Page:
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North of Atlanta, Depression-era log cabin slated for move to new home

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The beloved Milton structure is reportedly just one of two such cabins that remain in the United States.

A one-story log cabin in the woods.
The old log cabin will be relocated.
Alpharetta Historical Society

Alpharetta residents will see a unique sight next weekend as a Depression-era log cabin is rolled down Milton Avenue in the heart of the Fulton County city, according to the North Fulton Herald.

For more than 80 years, the two-room log cabin has stood just west of the main crossroads in Alpharetta on property that housed Milton High School for decades. However, the Fulton County Board of Education is planning to construct a new Math and Technology School on the site, leaving the future of the old structure in limbo.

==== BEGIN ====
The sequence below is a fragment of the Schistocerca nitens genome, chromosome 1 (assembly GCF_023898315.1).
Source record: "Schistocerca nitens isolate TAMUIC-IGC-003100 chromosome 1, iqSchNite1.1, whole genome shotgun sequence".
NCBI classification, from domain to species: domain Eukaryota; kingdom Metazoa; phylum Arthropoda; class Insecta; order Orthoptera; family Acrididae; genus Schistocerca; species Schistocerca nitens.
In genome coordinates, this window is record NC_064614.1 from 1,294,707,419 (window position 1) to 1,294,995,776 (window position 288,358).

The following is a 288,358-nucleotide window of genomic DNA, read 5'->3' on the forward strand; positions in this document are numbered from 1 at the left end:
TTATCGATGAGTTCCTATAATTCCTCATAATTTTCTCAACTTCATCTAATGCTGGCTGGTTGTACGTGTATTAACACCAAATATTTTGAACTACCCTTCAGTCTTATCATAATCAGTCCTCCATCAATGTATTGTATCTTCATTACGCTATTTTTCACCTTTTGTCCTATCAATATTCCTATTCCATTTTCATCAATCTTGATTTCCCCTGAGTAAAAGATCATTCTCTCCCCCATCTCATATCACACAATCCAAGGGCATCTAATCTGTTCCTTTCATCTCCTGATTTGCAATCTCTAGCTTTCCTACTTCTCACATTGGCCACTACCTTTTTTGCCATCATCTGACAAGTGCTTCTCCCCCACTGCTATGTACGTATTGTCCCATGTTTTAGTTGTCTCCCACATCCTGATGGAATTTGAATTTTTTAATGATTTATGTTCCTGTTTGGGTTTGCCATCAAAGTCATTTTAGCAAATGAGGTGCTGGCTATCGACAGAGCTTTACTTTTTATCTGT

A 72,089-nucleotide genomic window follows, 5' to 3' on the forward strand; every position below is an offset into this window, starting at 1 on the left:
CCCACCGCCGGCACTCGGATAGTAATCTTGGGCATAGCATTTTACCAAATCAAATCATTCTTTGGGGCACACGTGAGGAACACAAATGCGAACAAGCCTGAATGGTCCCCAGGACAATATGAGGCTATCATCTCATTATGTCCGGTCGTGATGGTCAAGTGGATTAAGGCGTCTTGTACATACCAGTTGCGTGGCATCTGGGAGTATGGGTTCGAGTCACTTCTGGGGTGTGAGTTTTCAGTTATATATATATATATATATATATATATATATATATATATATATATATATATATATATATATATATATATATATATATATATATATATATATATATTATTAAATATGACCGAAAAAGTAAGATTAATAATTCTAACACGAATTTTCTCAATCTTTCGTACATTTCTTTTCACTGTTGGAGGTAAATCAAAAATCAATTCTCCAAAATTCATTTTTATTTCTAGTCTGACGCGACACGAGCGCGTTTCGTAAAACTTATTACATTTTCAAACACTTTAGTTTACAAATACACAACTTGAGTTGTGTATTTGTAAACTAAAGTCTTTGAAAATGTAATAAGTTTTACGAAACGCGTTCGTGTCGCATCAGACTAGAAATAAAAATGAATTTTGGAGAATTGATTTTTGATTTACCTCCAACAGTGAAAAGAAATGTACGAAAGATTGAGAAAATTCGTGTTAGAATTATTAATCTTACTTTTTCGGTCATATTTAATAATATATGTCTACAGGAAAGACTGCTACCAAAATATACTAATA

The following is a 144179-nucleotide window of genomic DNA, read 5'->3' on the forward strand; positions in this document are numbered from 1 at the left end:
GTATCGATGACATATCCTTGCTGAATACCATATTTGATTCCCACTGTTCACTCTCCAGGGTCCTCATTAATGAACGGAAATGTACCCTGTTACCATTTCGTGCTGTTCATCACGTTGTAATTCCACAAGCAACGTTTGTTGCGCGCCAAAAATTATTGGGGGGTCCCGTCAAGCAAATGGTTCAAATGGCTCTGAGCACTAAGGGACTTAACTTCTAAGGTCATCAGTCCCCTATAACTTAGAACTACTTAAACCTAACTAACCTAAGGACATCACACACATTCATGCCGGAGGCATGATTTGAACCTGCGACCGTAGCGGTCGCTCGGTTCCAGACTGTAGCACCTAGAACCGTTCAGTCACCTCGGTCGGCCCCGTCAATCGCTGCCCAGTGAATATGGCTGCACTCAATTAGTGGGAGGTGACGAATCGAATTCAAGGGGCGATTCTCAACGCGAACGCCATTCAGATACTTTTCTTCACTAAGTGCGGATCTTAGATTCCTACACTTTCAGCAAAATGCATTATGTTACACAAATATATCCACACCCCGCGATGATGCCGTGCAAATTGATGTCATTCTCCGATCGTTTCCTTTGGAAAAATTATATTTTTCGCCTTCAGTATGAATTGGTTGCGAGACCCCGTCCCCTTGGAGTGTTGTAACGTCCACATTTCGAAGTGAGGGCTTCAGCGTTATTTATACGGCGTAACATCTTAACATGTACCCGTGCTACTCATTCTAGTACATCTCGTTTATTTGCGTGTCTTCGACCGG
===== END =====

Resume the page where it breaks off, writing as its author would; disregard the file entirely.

To spare it, the cabin will be relocated to a site just down the street.

While the structure may not be that much to look at, its history is unique.

According to the Alpharetta Historical Society, which is spearheading relocation efforts, the cabin is representative of “early 19th century Southern Appalachian Frontier log structures.” The cabin was built in 1934 by students in the Future Farmers of America organization.

A feature on the school campus for generations of students, the structure is reportedly just one of two such cabins that remain in the United States.

The move will take place Saturday, Oct. 14 at noon, pending the temporary removal of utility lines along the street. More than $150,000 has been raised for the move, though the group is hoping to get more donations to cover the remaining relocation costs.